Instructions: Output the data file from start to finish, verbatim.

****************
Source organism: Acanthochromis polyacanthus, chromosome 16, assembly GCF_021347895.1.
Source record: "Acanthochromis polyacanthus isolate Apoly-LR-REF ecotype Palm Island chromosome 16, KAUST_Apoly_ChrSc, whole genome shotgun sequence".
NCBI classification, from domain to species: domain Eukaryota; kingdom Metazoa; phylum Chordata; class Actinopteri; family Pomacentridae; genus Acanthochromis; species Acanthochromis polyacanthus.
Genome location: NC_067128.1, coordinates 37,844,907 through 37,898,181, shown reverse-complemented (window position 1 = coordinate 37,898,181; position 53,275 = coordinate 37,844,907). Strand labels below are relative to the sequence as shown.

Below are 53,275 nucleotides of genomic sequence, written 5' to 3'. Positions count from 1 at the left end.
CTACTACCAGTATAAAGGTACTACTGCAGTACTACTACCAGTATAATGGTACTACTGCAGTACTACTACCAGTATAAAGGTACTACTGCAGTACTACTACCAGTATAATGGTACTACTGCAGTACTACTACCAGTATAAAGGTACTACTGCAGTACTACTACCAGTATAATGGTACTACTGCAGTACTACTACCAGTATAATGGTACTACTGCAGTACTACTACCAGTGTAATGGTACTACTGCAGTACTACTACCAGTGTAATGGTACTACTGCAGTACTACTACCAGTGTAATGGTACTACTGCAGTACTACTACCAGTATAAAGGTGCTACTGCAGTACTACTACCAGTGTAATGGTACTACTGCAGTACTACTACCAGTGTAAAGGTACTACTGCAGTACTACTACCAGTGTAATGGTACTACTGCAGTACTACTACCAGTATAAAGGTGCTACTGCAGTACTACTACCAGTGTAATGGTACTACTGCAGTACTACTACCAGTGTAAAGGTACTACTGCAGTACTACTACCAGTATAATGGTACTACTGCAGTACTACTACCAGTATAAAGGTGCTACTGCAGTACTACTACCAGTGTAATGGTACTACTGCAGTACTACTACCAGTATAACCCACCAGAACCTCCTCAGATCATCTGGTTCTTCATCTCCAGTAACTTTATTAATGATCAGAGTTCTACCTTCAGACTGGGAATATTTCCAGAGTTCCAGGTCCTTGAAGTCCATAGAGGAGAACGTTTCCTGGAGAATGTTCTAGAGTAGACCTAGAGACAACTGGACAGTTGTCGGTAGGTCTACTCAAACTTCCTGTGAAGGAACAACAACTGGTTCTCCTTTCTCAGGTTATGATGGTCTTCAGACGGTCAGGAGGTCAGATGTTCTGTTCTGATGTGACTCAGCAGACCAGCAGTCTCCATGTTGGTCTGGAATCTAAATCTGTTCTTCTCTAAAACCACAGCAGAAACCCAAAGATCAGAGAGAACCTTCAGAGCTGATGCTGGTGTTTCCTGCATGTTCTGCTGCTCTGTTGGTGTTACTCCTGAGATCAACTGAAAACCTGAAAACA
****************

Source organism: Acanthochromis polyacanthus, chromosome 16, assembly GCF_021347895.1.
Source record: "Acanthochromis polyacanthus isolate Apoly-LR-REF ecotype Palm Island chromosome 16, KAUST_Apoly_ChrSc, whole genome shotgun sequence".
NCBI classification, from domain to species: domain Eukaryota; kingdom Metazoa; phylum Chordata; class Actinopteri; family Pomacentridae; genus Acanthochromis; species Acanthochromis polyacanthus.
Genome location: NC_067128.1, coordinates 37,844,907 through 37,898,181, shown reverse-complemented (window position 1 = coordinate 37,898,181; position 53,275 = coordinate 37,844,907). Strand labels below are relative to the sequence as shown.

Below are 53,275 nucleotides of genomic sequence, written 5' to 3'. Positions count from 1 at the left end.
CTACTACCAGTATAAAGGTACTACTGCAGTACTACTACCAGTATAATGGTACTACTGCAGTACTACTACCAGTATAAAGGTACTACTGCAGTACTACTACCAGTATAATGGTACTACTGCAGTACTACTACCAGTATAAAGGTACTACTGCAGTACTACTACCAGTATAATGGTACTACTGCAGTACTACTACCAGTATAATGGTACTACTGCAGTACTACTACCAGTGTAATGGTACTACTGCAGTACTACTACCAGTGTAATGGTACTACTGCAGTACTACTACCAGTGTAATGGTACTACTGCAGTACTACTACCAGTATAAAGGTGCTACTGCAGTACTACTACCAGTGTAATGGTACTACTGCAGTACTACTACCAGTGTAAAGGTACTACTGCAGTACTACTACCAGTGTAATGGTACTACTGCAGTACTACTACCAGTATAAAGGTGCTACTGCAGTACTACTACCAGTGTAATGGTACTACTGCAGTACTACTACCAGTGTAAAGGTACTACTGCAGTACTACTACCAGTATAATGGTACTACTGCAGTACTACTACCAGTATAAAGGTGCTACTGCAGTACTACTACCAGTGTAATGGTACTACTGCAGTACTACTACCAGTATAACCCACCAGAACCTCCTCAGATCATCTGGTTCTTCATCTCCAGTAACTTTATTAATGATCAGAGTTCTACCTTCAGACTGGGAATATTTCCAGAGTTCCAGGTCCTTGAAGTCCATAGAGGAGAACGTTTCCTGGAGAATGTTCTAGAGTAGACCTAGAGACAACTGGACAGTTGTCGGTAGGTCTACTCAAACTTCCTGTGAAGGAACAACAACTGGTTCTCCTTTCTCAGGTTATGATGGTCTTCAGACGGTCAGGAGGTCAGATGTTCTGTTCTGATGTGACTCAGCAGACCAGCAGTCTCCATGTTGGTCTGGAATCTAAATCTGTTCTTCTCTAAAACCACAGCAGAAACCCAAAGATCAGAGAGAACCTTCAGAGCTGATGCTGGTGTTTCCTGCATGTTCTGCTGCTCTGTTGGTGTTACTCCTGAGATCAACTGAAAACCTGAAAACA